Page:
2 Single-Leg Squat With Tennis Ball
Begin standing about a foot in front of a chair or bench. Place a tennis ball under the ball of one foot. Keep your weight mostly on the other foot, and slowly reach forward as you sit back and down. Gently tap the chair or bench, then return to the starting position. If it's too difficult to reach the chair, place additional objects on it, such as a book or two, until you are able to complete eight repetitions. Complete three sets per side.
Who hasn't had lower back pain at some point? Unfortunately, it's far too prevalent. The lower back is an area that needs a lot of stability. Not only does that area of the spine allow much less movement, it's also where force gets transferred between the upper and lower body. If there isn't adequate stability, you won't be able to transfer force very well, and you'll probably have some pain.
Much like the other joints we've discussed, the lower back will have to make up for any mobility that's lacking in the surrounding joints. We're specifically talking about your hips, shoulders, and middle spine segment (thoracic spine). To address these areas, work on the shoulder and hip mobility exercises outlined above, as well as the following exercises.
1 Straight-Arm Plank With Shoulder Tap
Begin in push-up position with your feet a little wider than shoulder-width apart. Keeping your whole body rigid, alternately place one arm on the opposite shoulder. Move as little as possible. Complete three sets of 30 seconds.
2 Hip Hinge with Dowel
Learning to move through your hips can drastically reduce the amount of strain on your lower back. Begin by holding a dowel or broomstick along your back, touching the back of your head, spine, and tailbone. Soften your knees. Keeping the dowel in contact with all three points, drive your hips backward until you feel a stretch in your hamstrings. Push your feet into the floor to return to the starting position. Complete three sets of 10 repetitions.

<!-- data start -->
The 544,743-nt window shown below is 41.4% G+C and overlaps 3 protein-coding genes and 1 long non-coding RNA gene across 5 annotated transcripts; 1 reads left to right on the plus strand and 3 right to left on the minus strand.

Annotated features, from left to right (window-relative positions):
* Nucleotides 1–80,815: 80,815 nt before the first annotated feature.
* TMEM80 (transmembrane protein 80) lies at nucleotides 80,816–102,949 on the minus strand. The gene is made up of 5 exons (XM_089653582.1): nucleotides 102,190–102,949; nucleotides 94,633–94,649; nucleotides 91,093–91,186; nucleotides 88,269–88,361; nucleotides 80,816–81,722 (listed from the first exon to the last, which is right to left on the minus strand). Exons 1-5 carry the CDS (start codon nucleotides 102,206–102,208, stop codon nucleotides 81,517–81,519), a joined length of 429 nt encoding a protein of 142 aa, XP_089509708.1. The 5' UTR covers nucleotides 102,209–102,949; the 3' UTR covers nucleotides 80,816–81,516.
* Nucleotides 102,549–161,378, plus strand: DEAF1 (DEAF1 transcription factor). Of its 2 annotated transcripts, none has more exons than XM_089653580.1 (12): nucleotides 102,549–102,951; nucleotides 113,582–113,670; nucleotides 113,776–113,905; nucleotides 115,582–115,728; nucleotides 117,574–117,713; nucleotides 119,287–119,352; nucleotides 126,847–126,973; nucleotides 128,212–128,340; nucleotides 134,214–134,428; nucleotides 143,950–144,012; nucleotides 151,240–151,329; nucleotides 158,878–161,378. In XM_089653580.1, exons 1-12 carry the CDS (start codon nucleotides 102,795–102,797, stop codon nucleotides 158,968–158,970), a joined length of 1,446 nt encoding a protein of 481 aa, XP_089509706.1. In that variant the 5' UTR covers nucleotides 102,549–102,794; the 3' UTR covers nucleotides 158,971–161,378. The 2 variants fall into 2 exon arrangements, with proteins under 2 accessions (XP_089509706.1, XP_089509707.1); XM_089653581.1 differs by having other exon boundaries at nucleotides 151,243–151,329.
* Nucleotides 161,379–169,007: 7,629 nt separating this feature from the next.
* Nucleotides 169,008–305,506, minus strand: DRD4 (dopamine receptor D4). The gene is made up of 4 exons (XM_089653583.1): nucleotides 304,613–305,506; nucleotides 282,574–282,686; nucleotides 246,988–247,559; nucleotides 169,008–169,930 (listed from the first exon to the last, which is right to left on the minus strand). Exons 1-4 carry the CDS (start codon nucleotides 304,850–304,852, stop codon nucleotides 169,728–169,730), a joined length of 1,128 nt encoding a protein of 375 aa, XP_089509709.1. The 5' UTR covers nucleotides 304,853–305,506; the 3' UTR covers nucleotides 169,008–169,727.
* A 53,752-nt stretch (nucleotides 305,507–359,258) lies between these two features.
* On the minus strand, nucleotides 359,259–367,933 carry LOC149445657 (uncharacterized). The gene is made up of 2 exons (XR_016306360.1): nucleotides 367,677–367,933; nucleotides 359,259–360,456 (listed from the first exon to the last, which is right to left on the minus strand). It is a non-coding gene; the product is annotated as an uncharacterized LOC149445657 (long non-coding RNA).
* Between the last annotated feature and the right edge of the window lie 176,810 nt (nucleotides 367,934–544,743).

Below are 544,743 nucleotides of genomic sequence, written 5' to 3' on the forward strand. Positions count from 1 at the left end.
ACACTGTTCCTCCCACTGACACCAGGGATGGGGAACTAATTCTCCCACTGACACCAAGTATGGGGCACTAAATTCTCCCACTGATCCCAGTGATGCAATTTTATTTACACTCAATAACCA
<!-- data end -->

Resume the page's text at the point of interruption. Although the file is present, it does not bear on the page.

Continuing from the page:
The bottom line is that rarely is an issue in one joint isolated to that particular joint. Most often, it's the surrounding joints — or even more distant joints — that have a significant impact on how well it functions. Oftentimes, you can help yourself overcome aches and pains simply by knowing how to take care of yourself. Self care is one of the best assurances to provide maximum advantage when disaster strikes. So learn what you need to do to become more durable and to take care of yourself and others when crap starts hitting the fan.
A frequent Recoil Offgrid contributor, Ryne Gioviano is the co-owner of Welligee Personal Training & Lifestyle located in Naperville, Illinois. He holds a master's degree in exercise physiology and is certified through the National Strength and Conditioning Association.